3. The System::Propagate variable.

Numbers 1 and 2 were what I was most interested in. Number 3 is something I’ve written about in the past in a blog post title “SSIS Foreach Loop Container: Continue on Error” when explaining how to continue a Foreach Loop container when a child task fails.

I took Jamie’s example and modified it to fit my situation which was a four package hierarchy with a single Control Flow task (empty script task just to get the event handler to fire) in the lowest level package and an OnPostExecute event handler in all packages. Instead of an empty Control Flow task in the parent packages, an Execute Package task was used to call the package one level down (e.g. Package_Level2 called Package_Level1, PacakageLevel3 called Package_Level2, etc.). Screen shots below depict the design.

Package_Level1 Control Flow

Package_Level1 OnPostExecute Event Handler

Package_Level2 Control Flow w/ Execute Package Edit Dialog


When running this sample package(s) I found that each subsequent level in the hierarchy more than doubles the number of events fired. When running Package_Level1 the OnPostExecute event handler is executed twice. Once for the Level1_EmptyControlFlowTask task and then again for the OnPostExecute of the package itself.  When running Package_Level2 the OnPostExecute event handler is fired a total of 8 times. See the table below. Package_Level1 bubbles up the Level1_EventHandler (twice), the Level1_EmptyControlFlowTask, and the Package_Level1 OnPostExecute events to the Package_Level2 event handler. In addition to those 4 events we still have the original two events we say when executing Package_Level1 on its own. And, we have the Package_Level2 OnPostExecute events for the Level2_ExecuteChildPackage (call to execute Pacakge_Level1 package) and the Package_Level2 package execution.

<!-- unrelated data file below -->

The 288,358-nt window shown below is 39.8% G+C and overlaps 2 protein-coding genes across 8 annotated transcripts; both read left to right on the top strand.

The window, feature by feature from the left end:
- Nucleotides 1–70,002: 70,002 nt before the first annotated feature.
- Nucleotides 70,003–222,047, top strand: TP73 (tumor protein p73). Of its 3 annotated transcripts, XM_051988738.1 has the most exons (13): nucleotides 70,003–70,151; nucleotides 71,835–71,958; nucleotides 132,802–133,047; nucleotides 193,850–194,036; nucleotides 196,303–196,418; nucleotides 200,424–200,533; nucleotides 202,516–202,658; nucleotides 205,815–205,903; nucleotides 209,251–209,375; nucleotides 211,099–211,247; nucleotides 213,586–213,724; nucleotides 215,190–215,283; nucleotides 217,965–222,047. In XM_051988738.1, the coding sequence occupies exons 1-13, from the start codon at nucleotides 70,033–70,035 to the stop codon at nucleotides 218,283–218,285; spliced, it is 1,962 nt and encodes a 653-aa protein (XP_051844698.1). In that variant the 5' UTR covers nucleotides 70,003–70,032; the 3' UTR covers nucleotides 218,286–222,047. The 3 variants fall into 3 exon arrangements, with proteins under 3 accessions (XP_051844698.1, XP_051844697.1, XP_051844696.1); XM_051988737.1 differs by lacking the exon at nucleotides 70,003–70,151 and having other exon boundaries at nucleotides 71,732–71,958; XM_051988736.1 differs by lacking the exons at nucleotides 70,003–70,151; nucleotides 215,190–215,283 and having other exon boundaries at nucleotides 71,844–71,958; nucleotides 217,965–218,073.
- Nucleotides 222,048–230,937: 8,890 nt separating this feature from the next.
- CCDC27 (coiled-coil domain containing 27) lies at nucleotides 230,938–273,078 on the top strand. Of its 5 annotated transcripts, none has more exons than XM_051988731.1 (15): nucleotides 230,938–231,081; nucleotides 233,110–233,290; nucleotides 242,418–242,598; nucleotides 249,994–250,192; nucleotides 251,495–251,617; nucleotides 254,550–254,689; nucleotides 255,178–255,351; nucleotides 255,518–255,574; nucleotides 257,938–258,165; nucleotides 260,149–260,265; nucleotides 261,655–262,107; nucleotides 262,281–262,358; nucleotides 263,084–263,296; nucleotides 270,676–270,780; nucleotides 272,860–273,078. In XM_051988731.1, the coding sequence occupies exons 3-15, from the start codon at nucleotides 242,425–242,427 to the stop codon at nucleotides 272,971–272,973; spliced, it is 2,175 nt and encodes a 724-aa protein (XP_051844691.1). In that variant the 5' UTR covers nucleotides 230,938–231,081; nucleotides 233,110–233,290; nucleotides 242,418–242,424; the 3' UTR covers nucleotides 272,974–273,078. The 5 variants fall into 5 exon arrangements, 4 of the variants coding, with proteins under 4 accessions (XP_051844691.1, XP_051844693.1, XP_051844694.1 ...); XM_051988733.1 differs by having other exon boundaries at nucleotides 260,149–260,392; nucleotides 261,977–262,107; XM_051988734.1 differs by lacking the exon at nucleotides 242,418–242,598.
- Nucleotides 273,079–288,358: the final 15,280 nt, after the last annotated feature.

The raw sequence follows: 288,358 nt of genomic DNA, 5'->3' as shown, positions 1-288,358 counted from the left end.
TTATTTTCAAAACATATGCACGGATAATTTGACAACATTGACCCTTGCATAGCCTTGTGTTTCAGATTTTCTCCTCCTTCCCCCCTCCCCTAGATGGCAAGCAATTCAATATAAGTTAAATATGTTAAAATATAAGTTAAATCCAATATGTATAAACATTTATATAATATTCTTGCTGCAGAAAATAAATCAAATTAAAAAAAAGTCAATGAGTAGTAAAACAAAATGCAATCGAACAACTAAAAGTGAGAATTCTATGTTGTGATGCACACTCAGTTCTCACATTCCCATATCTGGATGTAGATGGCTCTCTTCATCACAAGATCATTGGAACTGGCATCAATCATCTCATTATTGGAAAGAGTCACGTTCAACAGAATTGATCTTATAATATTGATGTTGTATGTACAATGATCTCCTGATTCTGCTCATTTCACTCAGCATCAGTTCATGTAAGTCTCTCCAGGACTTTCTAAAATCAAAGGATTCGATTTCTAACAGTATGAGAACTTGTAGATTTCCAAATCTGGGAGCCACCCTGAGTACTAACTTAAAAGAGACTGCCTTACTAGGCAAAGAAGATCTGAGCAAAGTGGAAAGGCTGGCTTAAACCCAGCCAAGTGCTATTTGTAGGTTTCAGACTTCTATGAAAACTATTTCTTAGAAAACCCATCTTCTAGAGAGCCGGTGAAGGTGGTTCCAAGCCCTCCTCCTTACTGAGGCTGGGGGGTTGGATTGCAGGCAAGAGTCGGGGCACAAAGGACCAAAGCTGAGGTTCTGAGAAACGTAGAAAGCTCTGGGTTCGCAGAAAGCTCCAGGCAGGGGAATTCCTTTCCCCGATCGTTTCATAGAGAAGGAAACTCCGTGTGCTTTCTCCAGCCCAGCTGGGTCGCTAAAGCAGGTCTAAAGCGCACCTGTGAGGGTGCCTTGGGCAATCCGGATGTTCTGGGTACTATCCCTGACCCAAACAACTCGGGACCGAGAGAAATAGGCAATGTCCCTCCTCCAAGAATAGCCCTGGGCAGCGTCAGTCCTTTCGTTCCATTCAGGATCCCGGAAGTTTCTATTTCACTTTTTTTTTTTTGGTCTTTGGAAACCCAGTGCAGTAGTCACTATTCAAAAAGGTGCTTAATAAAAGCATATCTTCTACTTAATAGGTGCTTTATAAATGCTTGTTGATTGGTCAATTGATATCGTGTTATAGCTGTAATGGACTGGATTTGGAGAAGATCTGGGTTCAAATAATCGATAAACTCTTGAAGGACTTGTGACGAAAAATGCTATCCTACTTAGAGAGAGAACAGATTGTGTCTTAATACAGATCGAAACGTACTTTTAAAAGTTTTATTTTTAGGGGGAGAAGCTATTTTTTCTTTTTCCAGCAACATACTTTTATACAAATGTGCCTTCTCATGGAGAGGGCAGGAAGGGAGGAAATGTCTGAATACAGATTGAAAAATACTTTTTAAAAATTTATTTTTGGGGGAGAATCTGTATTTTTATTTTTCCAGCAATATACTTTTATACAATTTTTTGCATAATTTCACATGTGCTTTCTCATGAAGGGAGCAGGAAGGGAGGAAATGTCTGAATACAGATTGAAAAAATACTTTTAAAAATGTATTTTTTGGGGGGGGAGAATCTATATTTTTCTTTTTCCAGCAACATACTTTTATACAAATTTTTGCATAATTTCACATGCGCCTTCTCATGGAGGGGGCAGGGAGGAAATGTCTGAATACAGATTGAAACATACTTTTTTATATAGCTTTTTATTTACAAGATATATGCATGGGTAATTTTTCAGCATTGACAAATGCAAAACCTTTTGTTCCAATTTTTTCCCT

Sequence
Event Handler Package
Task
Event
1
Package_Level1
Level1_EmptyControlFlowTask
OnPostExecute
2
Package_Level2
Level1_EventHandler
OnPostExecute
3
Package_Level2
Level1_EmptyControlFlowTask
OnPostExecute
4
Package_Level1
Package_Level1
OnPostExecute
5
Package_Level2
Level1_EventHandler
OnPostExecute
6
Package_Level2
Package_Level1
OnPostExecute
7
Package_Level2
Level2_ExecuteChildPackage
OnPostExecute
8
Package_Level2
Package_Level2
OnPostExecute

When we execute Package_Level4 we see a total of 52 events fired, all triggered by the single Level1_EmptyControlFlowTask task in Package_Level1.
Below is the formula for determining how many additional events will be fired by the top-level package in a package hierarchy, per Control Flow task when there is a single OnPostExecute event handler task in all packages in the hierarchy.

y = 2^n + x

x = previous package level’s additional events
n = level in package hierarchy (starting at base package level 1)
y = total additional events fired at level n

Package Level
Calculation
Additional Events Fired
Total Events Fired
1
2^1 + 0
2
2
2
2^2 + 2
6
8
3
2^3 + 6
14
22
4
2^4 + 14
30
52
5
2^5 + 30
62
114

As you can see, having nested packages with package level event handlers can create quite a bit of overhead. I initially failed to see this in my logs because my logging stored procedures were ignoring the event handlers that were fired by other event handlers. However, the process still had the overhead of all the events firing and the stored procedure calls, the data just wasn’t being persisted to the database.

Event handler behavior can be very tricky. Don’t be like me, understand what’s happening before implementing your event handler logic.